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  • Writer's pictureSylvain Lupari

MASSERGY: Fire Opal (2019)

“When acoustics and electronics merge in symbiosis it gives unique moments of a surprising beauty, like here”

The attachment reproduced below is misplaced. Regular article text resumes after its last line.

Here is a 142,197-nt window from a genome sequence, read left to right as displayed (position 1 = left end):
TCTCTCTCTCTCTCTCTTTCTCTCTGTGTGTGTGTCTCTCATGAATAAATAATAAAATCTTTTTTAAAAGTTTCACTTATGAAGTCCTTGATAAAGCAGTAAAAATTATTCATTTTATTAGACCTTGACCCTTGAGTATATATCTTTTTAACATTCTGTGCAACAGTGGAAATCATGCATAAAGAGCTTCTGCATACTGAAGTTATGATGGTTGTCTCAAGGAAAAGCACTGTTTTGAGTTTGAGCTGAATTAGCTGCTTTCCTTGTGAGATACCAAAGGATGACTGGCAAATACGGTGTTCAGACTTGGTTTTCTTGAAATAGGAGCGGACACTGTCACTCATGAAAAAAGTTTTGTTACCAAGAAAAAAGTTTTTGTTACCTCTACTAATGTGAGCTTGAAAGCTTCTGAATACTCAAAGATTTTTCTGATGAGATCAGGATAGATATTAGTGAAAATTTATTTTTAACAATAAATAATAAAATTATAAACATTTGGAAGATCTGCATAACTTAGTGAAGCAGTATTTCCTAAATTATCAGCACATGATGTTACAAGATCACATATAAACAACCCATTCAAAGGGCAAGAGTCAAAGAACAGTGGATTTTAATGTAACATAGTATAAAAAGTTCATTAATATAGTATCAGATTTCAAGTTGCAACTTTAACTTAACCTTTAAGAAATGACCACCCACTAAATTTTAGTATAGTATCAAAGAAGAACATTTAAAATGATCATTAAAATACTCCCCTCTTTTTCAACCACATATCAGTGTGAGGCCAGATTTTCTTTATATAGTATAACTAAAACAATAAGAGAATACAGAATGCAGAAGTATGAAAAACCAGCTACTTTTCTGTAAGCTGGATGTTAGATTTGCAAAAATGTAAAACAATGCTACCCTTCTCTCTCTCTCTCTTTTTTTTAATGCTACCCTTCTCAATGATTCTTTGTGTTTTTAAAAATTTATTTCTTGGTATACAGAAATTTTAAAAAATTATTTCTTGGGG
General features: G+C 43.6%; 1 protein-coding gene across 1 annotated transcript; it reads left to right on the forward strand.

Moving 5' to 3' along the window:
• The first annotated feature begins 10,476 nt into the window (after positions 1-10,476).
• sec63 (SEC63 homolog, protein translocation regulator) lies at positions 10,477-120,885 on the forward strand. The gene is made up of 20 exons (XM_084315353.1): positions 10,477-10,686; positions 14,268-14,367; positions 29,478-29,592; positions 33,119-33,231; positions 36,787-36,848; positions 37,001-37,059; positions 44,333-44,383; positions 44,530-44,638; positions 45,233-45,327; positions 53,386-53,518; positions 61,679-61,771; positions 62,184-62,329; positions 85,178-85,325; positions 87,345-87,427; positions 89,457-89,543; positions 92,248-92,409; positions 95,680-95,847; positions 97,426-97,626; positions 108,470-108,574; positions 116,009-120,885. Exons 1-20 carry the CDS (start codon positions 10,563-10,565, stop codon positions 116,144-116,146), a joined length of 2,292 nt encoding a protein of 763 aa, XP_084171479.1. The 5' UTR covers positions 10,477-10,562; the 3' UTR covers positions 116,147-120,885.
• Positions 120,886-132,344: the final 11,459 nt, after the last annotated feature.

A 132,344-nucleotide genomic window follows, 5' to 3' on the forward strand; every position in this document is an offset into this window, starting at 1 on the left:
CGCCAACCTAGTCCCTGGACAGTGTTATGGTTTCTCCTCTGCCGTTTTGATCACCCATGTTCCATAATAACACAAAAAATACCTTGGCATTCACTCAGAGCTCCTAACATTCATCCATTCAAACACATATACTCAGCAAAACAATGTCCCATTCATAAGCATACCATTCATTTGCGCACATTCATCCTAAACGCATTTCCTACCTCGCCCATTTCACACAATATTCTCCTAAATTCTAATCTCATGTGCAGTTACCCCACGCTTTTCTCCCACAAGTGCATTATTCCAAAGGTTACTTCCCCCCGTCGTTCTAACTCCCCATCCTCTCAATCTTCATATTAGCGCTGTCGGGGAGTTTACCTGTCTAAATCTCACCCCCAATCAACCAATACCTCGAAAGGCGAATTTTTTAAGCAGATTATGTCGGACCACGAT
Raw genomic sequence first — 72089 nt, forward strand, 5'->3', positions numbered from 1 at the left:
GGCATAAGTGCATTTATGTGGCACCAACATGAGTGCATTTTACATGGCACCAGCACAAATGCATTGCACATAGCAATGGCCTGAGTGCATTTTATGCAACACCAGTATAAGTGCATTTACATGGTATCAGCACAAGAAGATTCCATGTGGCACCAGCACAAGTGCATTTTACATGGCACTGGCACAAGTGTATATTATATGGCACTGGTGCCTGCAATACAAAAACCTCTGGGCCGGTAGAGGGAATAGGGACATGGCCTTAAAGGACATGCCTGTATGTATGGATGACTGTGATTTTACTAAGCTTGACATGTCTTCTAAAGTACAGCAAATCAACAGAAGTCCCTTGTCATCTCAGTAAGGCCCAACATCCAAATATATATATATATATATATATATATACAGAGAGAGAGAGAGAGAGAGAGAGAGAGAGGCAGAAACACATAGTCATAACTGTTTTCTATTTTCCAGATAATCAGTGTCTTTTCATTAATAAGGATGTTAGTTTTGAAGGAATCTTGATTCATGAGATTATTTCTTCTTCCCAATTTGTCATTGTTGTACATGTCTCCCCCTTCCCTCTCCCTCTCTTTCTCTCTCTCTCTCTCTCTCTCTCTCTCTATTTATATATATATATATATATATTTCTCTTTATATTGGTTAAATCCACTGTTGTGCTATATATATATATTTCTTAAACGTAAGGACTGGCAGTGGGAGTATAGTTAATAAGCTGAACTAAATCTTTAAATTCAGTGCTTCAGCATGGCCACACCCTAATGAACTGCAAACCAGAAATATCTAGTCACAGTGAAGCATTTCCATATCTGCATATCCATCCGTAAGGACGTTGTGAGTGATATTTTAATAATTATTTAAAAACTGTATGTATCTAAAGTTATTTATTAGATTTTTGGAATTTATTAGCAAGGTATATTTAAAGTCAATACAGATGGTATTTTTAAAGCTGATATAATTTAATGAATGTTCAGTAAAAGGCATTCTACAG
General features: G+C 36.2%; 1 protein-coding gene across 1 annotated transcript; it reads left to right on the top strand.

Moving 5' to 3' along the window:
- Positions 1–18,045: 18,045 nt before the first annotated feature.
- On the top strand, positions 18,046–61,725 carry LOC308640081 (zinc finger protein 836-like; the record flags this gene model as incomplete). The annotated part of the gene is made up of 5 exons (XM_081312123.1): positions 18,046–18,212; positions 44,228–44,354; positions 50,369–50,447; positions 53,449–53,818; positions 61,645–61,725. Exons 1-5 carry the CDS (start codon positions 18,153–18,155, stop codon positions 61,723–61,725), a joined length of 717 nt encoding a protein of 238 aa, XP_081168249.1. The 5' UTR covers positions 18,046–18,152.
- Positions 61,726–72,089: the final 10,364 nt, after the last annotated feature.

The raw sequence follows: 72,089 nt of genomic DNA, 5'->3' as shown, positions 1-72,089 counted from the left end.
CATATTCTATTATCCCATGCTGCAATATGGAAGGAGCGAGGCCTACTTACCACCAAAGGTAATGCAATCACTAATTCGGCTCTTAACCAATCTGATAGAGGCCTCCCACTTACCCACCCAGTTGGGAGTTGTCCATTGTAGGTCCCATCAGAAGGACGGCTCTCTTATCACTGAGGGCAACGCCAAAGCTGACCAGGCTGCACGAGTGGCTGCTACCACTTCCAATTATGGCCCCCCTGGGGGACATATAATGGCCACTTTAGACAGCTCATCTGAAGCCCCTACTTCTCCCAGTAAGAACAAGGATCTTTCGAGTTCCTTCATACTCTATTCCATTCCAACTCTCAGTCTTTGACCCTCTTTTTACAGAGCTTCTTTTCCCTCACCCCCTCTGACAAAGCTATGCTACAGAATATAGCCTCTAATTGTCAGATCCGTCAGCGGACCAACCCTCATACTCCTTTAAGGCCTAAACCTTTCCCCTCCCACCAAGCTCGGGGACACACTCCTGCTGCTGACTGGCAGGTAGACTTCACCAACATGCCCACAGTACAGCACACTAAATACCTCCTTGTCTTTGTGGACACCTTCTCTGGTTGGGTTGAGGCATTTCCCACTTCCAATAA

1 Vinesong 3:21 2 The Shepherdess 10:24 3 Lunar Cinema 6:25 4 Cold White Smoke 17:57 5 Fire Opal 17:17 6 El Viajero 5:25 7 La Extraña 9:25

SPM-3901 (CD/DDL 70:13)

(Ambient acoustic & electronic)